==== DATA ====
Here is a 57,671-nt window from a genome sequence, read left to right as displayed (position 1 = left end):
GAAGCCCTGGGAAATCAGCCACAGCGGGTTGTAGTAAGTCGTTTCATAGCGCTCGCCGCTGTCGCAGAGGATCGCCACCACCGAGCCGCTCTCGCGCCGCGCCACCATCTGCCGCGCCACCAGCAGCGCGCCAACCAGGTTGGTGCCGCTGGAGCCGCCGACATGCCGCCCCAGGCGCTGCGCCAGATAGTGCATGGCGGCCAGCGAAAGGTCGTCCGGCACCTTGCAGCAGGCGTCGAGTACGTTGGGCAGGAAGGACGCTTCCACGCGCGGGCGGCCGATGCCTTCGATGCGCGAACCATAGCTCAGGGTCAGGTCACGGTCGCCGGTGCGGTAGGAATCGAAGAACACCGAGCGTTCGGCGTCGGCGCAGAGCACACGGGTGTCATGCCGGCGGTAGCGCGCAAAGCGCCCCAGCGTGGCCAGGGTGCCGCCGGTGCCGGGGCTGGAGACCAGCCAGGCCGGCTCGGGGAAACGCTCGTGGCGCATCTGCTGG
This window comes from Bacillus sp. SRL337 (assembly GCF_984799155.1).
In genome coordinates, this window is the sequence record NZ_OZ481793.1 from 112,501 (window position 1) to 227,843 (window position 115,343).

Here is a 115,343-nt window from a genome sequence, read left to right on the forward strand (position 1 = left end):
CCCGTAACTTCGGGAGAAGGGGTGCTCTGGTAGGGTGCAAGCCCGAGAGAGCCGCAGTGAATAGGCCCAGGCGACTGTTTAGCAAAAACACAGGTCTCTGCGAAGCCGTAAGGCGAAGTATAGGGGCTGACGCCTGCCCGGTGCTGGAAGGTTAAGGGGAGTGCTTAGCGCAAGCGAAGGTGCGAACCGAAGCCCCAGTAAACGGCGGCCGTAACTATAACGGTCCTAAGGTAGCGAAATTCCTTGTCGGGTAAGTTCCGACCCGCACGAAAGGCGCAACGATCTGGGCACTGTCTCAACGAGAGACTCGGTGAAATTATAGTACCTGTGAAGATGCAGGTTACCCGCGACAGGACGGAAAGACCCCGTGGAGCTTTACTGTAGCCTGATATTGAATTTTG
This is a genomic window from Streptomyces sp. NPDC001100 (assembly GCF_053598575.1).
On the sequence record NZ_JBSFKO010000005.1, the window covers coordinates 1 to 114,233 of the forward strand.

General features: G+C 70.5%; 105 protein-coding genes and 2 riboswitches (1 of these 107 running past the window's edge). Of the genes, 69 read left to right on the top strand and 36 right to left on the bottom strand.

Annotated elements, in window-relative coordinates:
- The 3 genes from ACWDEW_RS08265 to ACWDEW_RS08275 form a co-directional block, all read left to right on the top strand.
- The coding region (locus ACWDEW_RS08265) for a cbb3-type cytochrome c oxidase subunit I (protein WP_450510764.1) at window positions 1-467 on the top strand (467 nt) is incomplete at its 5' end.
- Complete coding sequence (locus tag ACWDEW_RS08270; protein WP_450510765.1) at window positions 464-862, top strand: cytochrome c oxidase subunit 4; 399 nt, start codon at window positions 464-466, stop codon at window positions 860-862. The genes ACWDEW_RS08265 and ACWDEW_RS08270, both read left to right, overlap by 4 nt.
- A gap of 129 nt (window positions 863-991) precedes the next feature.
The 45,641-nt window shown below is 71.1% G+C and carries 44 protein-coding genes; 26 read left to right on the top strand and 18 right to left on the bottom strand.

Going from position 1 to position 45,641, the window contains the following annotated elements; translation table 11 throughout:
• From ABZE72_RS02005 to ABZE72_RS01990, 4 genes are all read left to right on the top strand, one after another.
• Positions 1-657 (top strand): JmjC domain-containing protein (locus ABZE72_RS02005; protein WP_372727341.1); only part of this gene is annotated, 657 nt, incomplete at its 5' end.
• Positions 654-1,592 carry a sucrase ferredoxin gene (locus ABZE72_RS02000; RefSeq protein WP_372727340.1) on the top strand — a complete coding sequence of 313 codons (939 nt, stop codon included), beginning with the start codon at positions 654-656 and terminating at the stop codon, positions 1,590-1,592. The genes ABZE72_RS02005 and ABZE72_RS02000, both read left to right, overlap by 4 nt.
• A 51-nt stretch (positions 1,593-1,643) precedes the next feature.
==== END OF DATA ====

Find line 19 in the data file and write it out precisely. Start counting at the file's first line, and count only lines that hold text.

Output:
• Positions 654-1,592 carry a sucrase ferredoxin gene (locus ABZE72_RS02000; RefSeq protein WP_372727340.1) on the top strand — a complete coding sequence of 313 codons (939 nt, stop codon included), beginning with the start codon at positions 654-656 and terminating at the stop codon, positions 1,590-1,592. The genes ABZE72_RS02005 and ABZE72_RS02000, both read left to right, overlap by 4 nt.